HELSINKI (Reuters) - Habbo Hotel, a hit online networking game more than a decade ago, is drawing back hundreds of thousand of players as locked-down millennials look to rediscover a childhood favourite, its Finnish maker said.
“Our traffic has tripled over the past month. The exact user number growth figure is 213% since February 25,” game maker Sulake’s Chief Executive Valtteri Karu told Reuters, adding that this included hundreds of thousands of new and returning users.
Launched 20 years ago, Habbo Hotel gained a strong following among children and teenagers before it was eclipsed by social media sites such as Facebook (FB.O) by 2010.
With a layout reminiscent of classic video games, Habbo Hotel consists of rooms that players can decorate and where they can meet other players to chat or play games. They can also join virtual parties in search of new acquaintances.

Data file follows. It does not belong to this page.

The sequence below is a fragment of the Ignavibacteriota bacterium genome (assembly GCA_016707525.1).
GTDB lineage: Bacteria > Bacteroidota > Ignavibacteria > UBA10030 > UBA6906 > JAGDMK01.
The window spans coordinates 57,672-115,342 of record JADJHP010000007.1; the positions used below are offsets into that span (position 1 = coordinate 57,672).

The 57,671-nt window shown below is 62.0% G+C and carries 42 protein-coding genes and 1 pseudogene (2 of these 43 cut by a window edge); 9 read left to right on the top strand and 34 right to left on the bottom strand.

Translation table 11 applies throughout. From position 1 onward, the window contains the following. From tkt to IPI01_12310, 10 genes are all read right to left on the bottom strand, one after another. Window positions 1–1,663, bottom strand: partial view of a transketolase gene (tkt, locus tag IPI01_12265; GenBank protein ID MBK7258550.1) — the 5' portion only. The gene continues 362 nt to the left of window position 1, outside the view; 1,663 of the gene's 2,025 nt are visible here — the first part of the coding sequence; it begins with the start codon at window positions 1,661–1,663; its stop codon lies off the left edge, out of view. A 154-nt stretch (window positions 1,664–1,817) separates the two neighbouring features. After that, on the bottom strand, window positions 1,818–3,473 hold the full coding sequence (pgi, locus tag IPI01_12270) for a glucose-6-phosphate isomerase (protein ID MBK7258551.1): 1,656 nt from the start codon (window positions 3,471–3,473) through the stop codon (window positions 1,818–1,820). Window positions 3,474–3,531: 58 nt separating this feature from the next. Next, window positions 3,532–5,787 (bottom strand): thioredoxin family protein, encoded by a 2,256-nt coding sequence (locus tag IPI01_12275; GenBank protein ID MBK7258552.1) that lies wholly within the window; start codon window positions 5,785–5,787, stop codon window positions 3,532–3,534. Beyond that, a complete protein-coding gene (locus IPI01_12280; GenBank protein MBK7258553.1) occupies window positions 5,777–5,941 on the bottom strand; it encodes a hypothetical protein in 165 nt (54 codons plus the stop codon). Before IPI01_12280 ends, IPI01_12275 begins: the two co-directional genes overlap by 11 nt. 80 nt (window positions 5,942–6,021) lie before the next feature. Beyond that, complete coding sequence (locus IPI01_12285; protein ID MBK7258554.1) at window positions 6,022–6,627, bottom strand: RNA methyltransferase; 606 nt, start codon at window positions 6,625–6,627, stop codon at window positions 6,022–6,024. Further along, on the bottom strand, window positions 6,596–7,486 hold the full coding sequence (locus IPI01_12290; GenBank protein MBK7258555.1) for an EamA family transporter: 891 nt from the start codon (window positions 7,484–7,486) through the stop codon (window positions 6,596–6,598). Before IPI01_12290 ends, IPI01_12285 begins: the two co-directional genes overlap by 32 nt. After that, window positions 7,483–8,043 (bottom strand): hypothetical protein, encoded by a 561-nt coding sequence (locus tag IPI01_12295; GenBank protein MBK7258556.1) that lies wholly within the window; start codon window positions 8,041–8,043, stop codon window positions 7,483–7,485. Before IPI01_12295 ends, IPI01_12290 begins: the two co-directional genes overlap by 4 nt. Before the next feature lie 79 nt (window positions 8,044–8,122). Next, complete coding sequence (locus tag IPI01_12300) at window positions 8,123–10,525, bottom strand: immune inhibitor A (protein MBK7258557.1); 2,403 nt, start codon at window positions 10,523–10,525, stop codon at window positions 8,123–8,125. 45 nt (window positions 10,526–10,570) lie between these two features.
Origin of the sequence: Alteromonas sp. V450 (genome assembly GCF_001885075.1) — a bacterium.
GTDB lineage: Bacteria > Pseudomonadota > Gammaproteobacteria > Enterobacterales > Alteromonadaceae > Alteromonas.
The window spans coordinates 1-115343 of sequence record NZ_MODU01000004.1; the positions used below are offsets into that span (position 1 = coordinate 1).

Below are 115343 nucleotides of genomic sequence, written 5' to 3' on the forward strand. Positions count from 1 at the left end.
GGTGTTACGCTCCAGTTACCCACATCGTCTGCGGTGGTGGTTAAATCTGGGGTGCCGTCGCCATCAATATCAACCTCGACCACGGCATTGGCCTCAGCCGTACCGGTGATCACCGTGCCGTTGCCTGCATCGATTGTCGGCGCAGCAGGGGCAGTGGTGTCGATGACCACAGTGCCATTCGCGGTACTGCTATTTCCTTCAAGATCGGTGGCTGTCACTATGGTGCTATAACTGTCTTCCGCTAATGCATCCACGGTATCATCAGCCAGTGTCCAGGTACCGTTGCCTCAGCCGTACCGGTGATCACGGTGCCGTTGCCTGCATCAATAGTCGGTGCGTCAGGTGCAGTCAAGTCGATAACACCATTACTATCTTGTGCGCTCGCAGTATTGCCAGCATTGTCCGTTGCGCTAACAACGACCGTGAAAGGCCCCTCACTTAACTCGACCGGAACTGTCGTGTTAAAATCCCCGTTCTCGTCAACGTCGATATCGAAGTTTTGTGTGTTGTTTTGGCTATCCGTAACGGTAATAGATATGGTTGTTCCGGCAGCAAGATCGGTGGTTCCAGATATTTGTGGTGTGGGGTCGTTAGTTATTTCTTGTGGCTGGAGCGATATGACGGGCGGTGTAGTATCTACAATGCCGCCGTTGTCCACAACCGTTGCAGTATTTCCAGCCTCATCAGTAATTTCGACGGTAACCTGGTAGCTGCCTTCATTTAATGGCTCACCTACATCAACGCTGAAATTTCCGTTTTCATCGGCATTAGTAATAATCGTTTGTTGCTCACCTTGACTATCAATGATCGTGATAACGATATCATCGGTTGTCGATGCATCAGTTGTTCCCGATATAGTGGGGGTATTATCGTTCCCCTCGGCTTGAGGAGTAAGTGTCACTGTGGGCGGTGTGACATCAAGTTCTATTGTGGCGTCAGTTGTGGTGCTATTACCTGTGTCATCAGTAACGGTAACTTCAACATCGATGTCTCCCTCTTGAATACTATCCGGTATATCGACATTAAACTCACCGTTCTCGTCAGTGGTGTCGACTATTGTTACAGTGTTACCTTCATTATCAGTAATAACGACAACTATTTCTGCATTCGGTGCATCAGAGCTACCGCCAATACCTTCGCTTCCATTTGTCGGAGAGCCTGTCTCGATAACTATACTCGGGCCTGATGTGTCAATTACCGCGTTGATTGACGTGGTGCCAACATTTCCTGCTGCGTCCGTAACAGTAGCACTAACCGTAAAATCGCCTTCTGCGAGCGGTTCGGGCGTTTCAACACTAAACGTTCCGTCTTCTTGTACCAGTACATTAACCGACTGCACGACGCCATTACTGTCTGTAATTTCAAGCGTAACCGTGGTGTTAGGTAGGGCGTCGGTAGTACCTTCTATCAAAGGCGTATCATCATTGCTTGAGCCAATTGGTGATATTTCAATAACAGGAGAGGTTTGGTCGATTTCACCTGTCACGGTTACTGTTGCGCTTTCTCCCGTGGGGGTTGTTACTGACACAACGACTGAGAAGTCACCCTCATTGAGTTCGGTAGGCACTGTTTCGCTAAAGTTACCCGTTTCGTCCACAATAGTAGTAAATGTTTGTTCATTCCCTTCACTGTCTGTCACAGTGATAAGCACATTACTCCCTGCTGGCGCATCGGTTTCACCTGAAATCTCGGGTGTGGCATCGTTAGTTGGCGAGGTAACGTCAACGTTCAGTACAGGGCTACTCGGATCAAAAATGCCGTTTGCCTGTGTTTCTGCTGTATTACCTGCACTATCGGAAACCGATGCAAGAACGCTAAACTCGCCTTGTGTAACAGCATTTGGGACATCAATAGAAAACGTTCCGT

One returning user is Pilvi Pitkaranta, a 23-year-old University of Tampere student who was an active player with her classmates about 10 years ago.
With all student events cancelled because of the coronavirus, Pitkaranta decided to organise a virtual party at Habbo Hotel. About 30 of her fellow students joined the party at the end of March.
“I thought it was a fun idea to organise a party there, also out of nostalgia,” Pitkaranta said.
“Some people are finding it very distressing that they have to be home alone and are finding it hard to get things done when stuck indoors.”
Habbo Hotel has versions in nine languages, attracting most users in the Americas and Europe, Sulake’s Karu said.
“As the world has shut down, the more users have come along,” he added.
The game’s Finnish maker is jointly owned by private Dutch advertising group Azerion and Finnish telecoms operator Elisa (ELISA.HE).
It remains to be seen if Habbo’s renewed popularity will last only as long as the virus.
As welcome a diversion as Habbo may be, Pitkaranta and her fellow students are looking forward to when they can enjoy some real-life partying, she said.
Reporting by Anne Kauranen; Editing by Keith Weir and David Goodman